Whilst the play’s more explicitly adult moments had thankfully been toned down a little to suit the cast, a lot of the darker issues the script deals with, such as drug abuse, thwarted ambition and death, were still present to challenge the cast. The principals all rose commendably to these challenges, though, with the actresses playing provocative Carmen Diaz (Georgina Hendry) and the strict Miss Sherman (Rebecca Goldie) dealing sensitively and accurately with portrayals of characters with much more age or experience.
Jose Vegas’ (Peter Sowersby) unique charm, Nick and Serena’s (Edd Bird and Eve Norris) passion for acting and Tyrone and Schlomo’s (Myles Osborn-Banton and Sam Johnson) respective kinds of inner turmoil were portrayed with control when the roles demanded, but also a kind of unstoppable, bubbling energy that kept each new scene fresh and interesting. The teachers were all so very convincing that I genuinely thought they were played by adults for much of the play.
The large dance numbers were very enjoyable – for a production involving some tiny children, each was choreographed ambitiously and executed near-perfectly. Speaking as someone who always took days to learn dance routines for school musicals (and often forgot half as a result of stage fright) I was stunned that children as young as eight were able to learn and perform so many dances, even where there were several groups all doing different things on stage at once, in only ten days!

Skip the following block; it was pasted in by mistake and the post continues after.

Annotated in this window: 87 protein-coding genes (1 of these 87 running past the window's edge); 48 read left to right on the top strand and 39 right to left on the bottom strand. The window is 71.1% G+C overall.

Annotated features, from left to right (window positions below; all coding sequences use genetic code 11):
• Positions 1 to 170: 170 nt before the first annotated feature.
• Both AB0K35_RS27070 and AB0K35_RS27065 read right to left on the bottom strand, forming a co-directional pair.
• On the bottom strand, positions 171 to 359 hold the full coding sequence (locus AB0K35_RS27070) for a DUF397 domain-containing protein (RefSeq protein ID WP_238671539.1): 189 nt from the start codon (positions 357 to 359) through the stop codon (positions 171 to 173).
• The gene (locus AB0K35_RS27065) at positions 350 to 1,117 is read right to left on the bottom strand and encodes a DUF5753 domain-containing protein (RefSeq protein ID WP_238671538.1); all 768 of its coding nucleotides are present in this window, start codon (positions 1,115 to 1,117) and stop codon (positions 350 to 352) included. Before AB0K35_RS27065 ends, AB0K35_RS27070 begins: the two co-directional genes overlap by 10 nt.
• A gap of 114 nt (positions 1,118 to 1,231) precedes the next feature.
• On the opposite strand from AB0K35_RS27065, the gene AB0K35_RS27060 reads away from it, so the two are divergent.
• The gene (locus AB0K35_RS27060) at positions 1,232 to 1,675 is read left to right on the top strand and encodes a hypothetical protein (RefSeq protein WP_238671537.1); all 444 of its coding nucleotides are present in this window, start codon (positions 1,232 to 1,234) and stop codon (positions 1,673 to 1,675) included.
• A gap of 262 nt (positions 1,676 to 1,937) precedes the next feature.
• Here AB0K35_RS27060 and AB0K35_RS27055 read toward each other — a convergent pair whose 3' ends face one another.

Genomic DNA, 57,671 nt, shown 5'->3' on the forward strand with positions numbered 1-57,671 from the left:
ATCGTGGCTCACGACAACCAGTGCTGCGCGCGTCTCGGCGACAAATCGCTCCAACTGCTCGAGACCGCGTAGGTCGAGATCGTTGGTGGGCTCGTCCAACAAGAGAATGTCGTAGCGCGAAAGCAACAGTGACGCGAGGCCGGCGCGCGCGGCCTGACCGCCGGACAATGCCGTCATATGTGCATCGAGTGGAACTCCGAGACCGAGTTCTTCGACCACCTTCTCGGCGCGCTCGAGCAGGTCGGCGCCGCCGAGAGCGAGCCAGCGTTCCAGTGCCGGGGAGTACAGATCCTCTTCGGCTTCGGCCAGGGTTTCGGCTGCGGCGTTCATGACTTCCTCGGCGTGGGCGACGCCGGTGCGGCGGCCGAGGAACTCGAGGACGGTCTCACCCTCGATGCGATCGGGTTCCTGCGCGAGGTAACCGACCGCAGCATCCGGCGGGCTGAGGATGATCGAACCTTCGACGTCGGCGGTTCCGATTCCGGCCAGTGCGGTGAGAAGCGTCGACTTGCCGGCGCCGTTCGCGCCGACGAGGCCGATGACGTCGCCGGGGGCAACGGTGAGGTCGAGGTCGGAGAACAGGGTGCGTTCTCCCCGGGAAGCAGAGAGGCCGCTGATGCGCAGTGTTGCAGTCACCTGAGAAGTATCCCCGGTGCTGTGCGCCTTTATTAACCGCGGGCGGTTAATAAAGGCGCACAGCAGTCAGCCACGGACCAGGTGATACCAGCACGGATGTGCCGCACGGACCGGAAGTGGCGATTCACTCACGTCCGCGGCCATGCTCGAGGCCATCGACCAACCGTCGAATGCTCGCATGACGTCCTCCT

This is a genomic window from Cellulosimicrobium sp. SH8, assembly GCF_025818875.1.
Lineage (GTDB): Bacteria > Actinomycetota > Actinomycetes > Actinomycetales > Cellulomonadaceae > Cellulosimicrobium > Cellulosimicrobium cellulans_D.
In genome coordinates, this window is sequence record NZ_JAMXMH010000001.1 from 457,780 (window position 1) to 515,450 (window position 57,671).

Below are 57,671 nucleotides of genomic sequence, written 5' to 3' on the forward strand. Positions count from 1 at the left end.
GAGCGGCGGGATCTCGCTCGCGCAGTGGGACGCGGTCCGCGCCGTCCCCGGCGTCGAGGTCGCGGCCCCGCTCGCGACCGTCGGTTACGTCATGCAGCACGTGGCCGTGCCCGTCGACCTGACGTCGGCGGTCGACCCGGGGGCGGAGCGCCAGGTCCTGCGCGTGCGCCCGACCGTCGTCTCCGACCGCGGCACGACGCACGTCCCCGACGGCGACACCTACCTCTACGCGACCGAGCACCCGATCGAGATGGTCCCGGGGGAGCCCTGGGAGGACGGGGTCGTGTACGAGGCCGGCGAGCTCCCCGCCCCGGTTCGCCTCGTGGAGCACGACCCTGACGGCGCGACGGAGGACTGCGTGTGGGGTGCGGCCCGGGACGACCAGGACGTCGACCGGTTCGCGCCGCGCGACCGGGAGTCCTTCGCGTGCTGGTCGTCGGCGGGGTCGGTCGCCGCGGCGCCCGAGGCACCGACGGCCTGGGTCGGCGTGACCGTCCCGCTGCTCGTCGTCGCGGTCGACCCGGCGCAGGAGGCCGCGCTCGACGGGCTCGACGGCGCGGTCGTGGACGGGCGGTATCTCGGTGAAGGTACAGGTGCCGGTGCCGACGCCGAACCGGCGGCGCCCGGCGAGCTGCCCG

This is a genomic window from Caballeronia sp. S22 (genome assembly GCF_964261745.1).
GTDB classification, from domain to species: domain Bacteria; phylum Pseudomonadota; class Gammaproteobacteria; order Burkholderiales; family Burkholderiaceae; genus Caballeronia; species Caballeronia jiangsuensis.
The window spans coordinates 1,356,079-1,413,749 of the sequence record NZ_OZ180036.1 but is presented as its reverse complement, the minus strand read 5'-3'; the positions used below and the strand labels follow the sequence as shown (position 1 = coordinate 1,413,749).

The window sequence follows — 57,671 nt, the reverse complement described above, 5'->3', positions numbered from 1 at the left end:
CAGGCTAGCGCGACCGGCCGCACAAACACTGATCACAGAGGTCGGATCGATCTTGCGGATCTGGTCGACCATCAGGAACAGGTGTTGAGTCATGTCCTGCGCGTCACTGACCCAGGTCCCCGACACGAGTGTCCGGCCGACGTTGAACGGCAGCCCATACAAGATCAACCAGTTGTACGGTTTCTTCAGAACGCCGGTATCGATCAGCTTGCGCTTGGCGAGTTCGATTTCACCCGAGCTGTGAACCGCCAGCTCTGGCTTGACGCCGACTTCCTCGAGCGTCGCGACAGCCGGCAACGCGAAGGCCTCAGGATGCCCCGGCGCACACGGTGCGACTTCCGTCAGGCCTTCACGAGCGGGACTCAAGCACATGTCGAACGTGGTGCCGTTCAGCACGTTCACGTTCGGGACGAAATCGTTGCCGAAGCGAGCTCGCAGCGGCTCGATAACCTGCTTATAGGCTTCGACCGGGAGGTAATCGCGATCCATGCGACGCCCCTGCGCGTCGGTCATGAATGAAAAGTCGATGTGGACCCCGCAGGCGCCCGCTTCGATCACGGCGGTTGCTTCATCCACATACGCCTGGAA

Perhaps I’m easily impressed and such are the New Theatre’s expectations for every show, but the professional quality of the singing, the dancing (and break dancing) and the persistent energy of the cast, suggested to me that these were some seriously talented young people. The play will be running at the New Theatre, on George Street, in Oxford, tonight at 7.30pm, and on Saturday 7th August at 2.30 and 7.30pm. If you don’t mind being unable to stop humming the title song under your breath for days, I urge you to go and see it.